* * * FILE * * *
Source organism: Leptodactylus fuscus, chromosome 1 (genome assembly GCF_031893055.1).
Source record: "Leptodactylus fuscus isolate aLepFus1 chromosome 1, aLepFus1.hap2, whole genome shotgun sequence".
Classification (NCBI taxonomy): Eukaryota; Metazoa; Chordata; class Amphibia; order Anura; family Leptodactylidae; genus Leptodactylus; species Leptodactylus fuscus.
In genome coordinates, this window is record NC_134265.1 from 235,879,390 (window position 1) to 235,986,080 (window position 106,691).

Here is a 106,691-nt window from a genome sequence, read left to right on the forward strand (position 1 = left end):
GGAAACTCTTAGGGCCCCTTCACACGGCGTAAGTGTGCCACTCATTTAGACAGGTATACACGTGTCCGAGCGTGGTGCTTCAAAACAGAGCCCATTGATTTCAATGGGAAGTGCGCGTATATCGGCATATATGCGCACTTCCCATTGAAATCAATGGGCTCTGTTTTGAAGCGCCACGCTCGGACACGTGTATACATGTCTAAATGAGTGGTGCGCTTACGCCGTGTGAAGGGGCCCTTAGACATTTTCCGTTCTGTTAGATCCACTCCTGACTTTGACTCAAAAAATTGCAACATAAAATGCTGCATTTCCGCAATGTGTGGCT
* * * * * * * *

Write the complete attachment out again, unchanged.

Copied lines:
Source organism: Leptodactylus fuscus, chromosome 1 (genome assembly GCF_031893055.1).
Source record: "Leptodactylus fuscus isolate aLepFus1 chromosome 1, aLepFus1.hap2, whole genome shotgun sequence".
Classification (NCBI taxonomy): Eukaryota; Metazoa; Chordata; class Amphibia; order Anura; family Leptodactylidae; genus Leptodactylus; species Leptodactylus fuscus.
In genome coordinates, this window is record NC_134265.1 from 235,879,390 (window position 1) to 235,986,080 (window position 106,691).

Here is a 106,691-nt window from a genome sequence, read left to right on the forward strand (position 1 = left end):
GGAAACTCTTAGGGCCCCTTCACACGGCGTAAGTGTGCCACTCATTTAGACAGGTATACACGTGTCCGAGCGTGGTGCTTCAAAACAGAGCCCATTGATTTCAATGGGAAGTGCGCGTATATCGGCATATATGCGCACTTCCCATTGAAATCAATGGGCTCTGTTTTGAAGCGCCACGCTCGGACACGTGTATACATGTCTAAATGAGTGGTGCGCTTACGCCGTGTGAAGGGGCCCTTAGACATTTTCCGTTCTGTTAGATCCACTCCTGACTTTGACTCAAAAAATTGCAACATAAAATGCTGCATTTCCGCAATGTGTGGCT